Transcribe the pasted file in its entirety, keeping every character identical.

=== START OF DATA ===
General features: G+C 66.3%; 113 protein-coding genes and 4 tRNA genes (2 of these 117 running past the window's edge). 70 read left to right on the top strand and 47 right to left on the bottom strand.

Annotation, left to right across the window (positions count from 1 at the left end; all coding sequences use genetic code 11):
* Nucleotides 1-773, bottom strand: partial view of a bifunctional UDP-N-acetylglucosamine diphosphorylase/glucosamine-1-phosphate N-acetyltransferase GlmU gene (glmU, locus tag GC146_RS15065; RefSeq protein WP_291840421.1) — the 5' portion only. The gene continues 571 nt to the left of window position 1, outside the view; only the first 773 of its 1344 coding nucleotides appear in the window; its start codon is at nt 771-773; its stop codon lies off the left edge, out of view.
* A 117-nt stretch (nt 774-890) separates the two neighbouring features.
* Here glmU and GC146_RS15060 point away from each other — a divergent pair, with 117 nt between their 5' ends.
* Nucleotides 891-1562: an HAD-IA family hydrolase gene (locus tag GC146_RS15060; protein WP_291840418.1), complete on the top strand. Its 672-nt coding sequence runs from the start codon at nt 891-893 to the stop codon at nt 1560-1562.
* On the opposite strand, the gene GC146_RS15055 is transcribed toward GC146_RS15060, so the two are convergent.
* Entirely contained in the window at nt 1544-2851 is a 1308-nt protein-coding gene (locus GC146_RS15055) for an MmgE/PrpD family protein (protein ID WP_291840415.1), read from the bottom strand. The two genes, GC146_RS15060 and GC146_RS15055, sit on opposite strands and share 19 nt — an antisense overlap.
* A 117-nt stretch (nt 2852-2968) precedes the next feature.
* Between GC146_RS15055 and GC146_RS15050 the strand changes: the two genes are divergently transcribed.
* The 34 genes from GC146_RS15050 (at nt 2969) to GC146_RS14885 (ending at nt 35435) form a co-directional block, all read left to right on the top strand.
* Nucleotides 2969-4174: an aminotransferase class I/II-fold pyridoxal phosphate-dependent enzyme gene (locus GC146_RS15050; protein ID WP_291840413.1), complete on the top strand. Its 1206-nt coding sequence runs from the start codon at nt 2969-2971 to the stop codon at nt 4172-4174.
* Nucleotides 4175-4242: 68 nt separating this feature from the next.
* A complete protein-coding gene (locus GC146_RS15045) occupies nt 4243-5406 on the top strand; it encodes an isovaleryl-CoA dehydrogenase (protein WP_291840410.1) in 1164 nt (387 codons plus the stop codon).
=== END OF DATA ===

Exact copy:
General features: G+C 66.3%; 113 protein-coding genes and 4 tRNA genes (2 of these 117 running past the window's edge). 70 read left to right on the top strand and 47 right to left on the bottom strand.

Annotation, left to right across the window (positions count from 1 at the left end; all coding sequences use genetic code 11):
* Nucleotides 1-773, bottom strand: partial view of a bifunctional UDP-N-acetylglucosamine diphosphorylase/glucosamine-1-phosphate N-acetyltransferase GlmU gene (glmU, locus tag GC146_RS15065; RefSeq protein WP_291840421.1) — the 5' portion only. The gene continues 571 nt to the left of window position 1, outside the view; only the first 773 of its 1344 coding nucleotides appear in the window; its start codon is at nt 771-773; its stop codon lies off the left edge, out of view.
* A 117-nt stretch (nt 774-890) separates the two neighbouring features.
* Here glmU and GC146_RS15060 point away from each other — a divergent pair, with 117 nt between their 5' ends.
* Nucleotides 891-1562: an HAD-IA family hydrolase gene (locus tag GC146_RS15060; protein WP_291840418.1), complete on the top strand. Its 672-nt coding sequence runs from the start codon at nt 891-893 to the stop codon at nt 1560-1562.
* On the opposite strand, the gene GC146_RS15055 is transcribed toward GC146_RS15060, so the two are convergent.
* Entirely contained in the window at nt 1544-2851 is a 1308-nt protein-coding gene (locus GC146_RS15055) for an MmgE/PrpD family protein (protein ID WP_291840415.1), read from the bottom strand. The two genes, GC146_RS15060 and GC146_RS15055, sit on opposite strands and share 19 nt — an antisense overlap.
* A 117-nt stretch (nt 2852-2968) precedes the next feature.
* Between GC146_RS15055 and GC146_RS15050 the strand changes: the two genes are divergently transcribed.
* The 34 genes from GC146_RS15050 (at nt 2969) to GC146_RS14885 (ending at nt 35435) form a co-directional block, all read left to right on the top strand.
* Nucleotides 2969-4174: an aminotransferase class I/II-fold pyridoxal phosphate-dependent enzyme gene (locus GC146_RS15050; protein ID WP_291840413.1), complete on the top strand. Its 1206-nt coding sequence runs from the start codon at nt 2969-2971 to the stop codon at nt 4172-4174.
* Nucleotides 4175-4242: 68 nt separating this feature from the next.
* A complete protein-coding gene (locus GC146_RS15045) occupies nt 4243-5406 on the top strand; it encodes an isovaleryl-CoA dehydrogenase (protein WP_291840410.1) in 1164 nt (387 codons plus the stop codon).